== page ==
November 4, 2010

Queer Review: Watchmen

I can remember when I first saw Watchmen in the theaters. I was immediately entranced by the characters and the off center world that had been created by the filmmakers to bring Alan Moore's and Dave Gibson's comic book world to life.

Watchmen tells the story set in an alternate version of history, where the U.S. won the Vietnam war and costumed vigilantism/crime fighting - which had become popular for a period - has been outlawed. This is a dark world; where each character is more flawed and twisted then the next.
The impetuous that moves the plot forward is the murder of The Comedian/Edward Blake (Jeffrey Dean Morgan). Rorschach - the one vigilante who refused to give up crime fighting after it was outlawed - begins to investigate, believing that his death is part of a secret plot to kill off all former masked crime fighters. At the same time, the world moves closer to nuclear holocaust as the U.S. and U.S.S.R (the current part of the story is set in the 1980's) engage in an international version of chicken.

Zach Snyder (who also directed 300), tells the story in a highly stylized manor, that some people may find off putting, but which I found to be perfect for this tale. The musical score is one of my favorite soundtracks. I would say that only Black Snack Moan has a better soundtrack.

Watchmen has a complex back-story, which is better fleshed out on The Ultimate Cut version then the theatrical version - which also includes The Tale of the Black Freighter edited into the story, just like it is in the comic book. The Tale of the Black Freighter is a story within a story, that tells of a ships captain, whose shipping vessel has been sunk by evil pirates resulting in him being stranded on a deserted island. He escapes by creating a raft using timber from the ship and the bodies of his deceased crew and heads to save his family, who he believes to be the next next targets. However, his struggles to get home leave him delirious, and he inadvertently kills his own wife, believing her to be a pirate.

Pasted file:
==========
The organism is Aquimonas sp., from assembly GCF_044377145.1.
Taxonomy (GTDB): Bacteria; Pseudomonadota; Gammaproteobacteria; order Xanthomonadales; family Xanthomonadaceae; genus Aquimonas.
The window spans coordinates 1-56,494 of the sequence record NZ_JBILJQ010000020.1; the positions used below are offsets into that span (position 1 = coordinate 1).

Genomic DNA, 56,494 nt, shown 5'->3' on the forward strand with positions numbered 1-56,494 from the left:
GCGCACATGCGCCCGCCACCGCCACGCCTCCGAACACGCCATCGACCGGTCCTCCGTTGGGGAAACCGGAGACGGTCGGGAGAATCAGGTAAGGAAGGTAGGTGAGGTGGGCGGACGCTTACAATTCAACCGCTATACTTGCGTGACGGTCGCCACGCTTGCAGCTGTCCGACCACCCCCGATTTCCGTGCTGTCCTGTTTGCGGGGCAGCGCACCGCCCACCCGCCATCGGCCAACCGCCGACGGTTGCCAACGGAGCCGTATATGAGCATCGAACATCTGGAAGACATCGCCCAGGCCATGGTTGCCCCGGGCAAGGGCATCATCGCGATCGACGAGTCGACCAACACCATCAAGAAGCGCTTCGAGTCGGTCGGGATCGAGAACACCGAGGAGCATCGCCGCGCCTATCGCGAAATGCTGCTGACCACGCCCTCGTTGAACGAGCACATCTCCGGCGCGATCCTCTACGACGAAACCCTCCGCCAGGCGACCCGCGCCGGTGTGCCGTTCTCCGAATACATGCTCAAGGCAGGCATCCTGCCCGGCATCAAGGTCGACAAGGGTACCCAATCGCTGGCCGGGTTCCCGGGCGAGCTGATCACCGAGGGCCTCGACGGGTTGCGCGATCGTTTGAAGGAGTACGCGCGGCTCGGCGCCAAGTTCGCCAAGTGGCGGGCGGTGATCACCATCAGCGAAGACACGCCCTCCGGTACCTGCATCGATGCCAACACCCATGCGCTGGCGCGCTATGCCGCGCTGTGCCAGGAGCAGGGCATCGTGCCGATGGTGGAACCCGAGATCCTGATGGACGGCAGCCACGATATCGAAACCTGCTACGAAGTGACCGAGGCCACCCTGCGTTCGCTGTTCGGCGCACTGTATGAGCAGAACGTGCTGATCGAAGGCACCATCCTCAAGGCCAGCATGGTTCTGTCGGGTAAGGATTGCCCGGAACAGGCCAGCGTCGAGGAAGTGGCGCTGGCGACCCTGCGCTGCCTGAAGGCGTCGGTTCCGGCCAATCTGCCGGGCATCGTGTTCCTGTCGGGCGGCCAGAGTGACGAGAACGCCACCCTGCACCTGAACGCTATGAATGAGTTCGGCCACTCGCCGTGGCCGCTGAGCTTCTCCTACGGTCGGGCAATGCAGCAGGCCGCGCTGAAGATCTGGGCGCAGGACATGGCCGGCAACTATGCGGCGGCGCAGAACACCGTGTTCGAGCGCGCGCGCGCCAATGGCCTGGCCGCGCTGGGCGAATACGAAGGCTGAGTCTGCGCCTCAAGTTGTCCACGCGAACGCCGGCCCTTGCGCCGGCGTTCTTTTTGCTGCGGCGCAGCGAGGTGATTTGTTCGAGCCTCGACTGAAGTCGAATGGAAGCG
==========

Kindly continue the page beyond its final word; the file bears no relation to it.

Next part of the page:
This story has many thematic parallels with the main plot of Watchmen, particularly the ending, which asks the age old question of, do the ends justify the means? In addition, the movie also focuses on the reasons why the films "heroes" choose to fight crime. Is if for love of violence? (The Comedian) Fame and attention? (Silk Specter) To soothe dark personal demons? (Rorsach) In this sense, the film, like it's comic book counterpart, is a deconstruction of superhero mythology.

One character I want to discuss is, Adrian Vight/Ozymandias (Matthew Goode), who in the comic book is openly gay. In the Ultimate Cut, Rorschach refers to him as a "possible homosexual". In both comic book and movie, Vight is frequently surrounded by pink or purple triangles and pyramids.

Rorschach, whose mask consists of the changing ink blots from the test that shares his namesake, is also very homophobic, yet I loved the character anyways. The only thing that can forgive me for that, is that he's searingly portrayed by Jackie Earle Haley, who gives the movie's most memorable performance.

Also, Dr. Manhattan/Jon Osterman (Billy Crudep) is the only character with any sort of superpower (other than perhaps Vight who's super smart and fast enough to catch a speeding bullet, which he does at one point). Dr. Manhatten spends much of the movie in the buff, which means every reviewer, male and female, pretty much ends up mentioning his giant blue penis, so I might as well. So I agree, and will admit that it's very blue.

To round this all up, Watchmen is the type of movie that will appeal to people who like their villains dark and their heroes darker. It's not for everyone, and having read the comic book first will certainly aid in comprehension. I count Watchmen as among my favorite movies and therefore, naturally, highly recommend it.

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